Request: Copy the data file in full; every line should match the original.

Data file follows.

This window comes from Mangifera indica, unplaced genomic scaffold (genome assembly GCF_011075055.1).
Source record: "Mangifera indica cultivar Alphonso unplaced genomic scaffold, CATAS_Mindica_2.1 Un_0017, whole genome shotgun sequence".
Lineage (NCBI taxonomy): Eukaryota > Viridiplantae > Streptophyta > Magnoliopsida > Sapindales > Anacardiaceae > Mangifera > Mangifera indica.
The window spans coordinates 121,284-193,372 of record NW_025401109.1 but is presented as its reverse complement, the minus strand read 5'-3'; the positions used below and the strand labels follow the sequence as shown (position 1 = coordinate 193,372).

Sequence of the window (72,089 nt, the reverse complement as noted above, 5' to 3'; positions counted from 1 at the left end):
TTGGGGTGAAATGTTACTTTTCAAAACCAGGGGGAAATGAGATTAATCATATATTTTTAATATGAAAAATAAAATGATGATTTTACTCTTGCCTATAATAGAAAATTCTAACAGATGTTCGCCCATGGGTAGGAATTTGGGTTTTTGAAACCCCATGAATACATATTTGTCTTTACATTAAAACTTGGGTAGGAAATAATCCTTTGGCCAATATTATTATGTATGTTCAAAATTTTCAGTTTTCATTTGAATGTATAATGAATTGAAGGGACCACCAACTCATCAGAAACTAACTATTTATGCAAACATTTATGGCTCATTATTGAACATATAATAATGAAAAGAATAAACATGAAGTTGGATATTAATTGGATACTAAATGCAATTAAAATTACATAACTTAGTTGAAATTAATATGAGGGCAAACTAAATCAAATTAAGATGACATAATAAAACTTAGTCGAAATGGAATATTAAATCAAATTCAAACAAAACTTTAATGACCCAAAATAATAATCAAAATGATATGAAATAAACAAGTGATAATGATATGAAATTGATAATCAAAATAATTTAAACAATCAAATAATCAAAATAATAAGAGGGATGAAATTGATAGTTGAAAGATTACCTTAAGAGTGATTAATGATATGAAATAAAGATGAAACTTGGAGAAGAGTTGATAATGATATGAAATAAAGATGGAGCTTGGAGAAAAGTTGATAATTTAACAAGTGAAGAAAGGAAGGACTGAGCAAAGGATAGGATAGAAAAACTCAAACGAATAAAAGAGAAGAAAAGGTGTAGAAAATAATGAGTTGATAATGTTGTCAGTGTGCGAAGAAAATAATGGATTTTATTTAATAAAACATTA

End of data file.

This window comes from Mangifera indica, unplaced genomic scaffold (genome assembly GCF_011075055.1).
Source record: "Mangifera indica cultivar Alphonso unplaced genomic scaffold, CATAS_Mindica_2.1 Un_0017, whole genome shotgun sequence".
Lineage (NCBI taxonomy): Eukaryota > Viridiplantae > Streptophyta > Magnoliopsida > Sapindales > Anacardiaceae > Mangifera > Mangifera indica.
The window spans coordinates 121,284-193,372 of record NW_025401109.1 but is presented as its reverse complement, the minus strand read 5'-3'; the positions used below and the strand labels follow the sequence as shown (position 1 = coordinate 193,372).

Sequence of the window (72,089 nt, the reverse complement as noted above, 5' to 3'; positions counted from 1 at the left end):
TTGGGGTGAAATGTTACTTTTCAAAACCAGGGGGAAATGAGATTAATCATATATTTTTAATATGAAAAATAAAATGATGATTTTACTCTTGCCTATAATAGAAAATTCTAACAGATGTTCGCCCATGGGTAGGAATTTGGGTTTTTGAAACCCCATGAATACATATTTGTCTTTACATTAAAACTTGGGTAGGAAATAATCCTTTGGCCAATATTATTATGTATGTTCAAAATTTTCAGTTTTCATTTGAATGTATAATGAATTGAAGGGACCACCAACTCATCAGAAACTAACTATTTATGCAAACATTTATGGCTCATTATTGAACATATAATAATGAAAAGAATAAACATGAAGTTGGATATTAATTGGATACTAAATGCAATTAAAATTACATAACTTAGTTGAAATTAATATGAGGGCAAACTAAATCAAATTAAGATGACATAATAAAACTTAGTCGAAATGGAATATTAAATCAAATTCAAACAAAACTTTAATGACCCAAAATAATAATCAAAATGATATGAAATAAACAAGTGATAATGATATGAAATTGATAATCAAAATAATTTAAACAATCAAATAATCAAAATAATAAGAGGGATGAAATTGATAGTTGAAAGATTACCTTAAGAGTGATTAATGATATGAAATAAAGATGAAACTTGGAGAAGAGTTGATAATGATATGAAATAAAGATGGAGCTTGGAGAAAAGTTGATAATTTAACAAGTGAAGAAAGGAAGGACTGAGCAAAGGATAGGATAGAAAAACTCAAACGAATAAAAGAGAAGAAAAGGTGTAGAAAATAATGAGTTGATAATGTTGTCAGTGTGCGAAGAAAATAATGGATTTTATTTAATAAAACATTA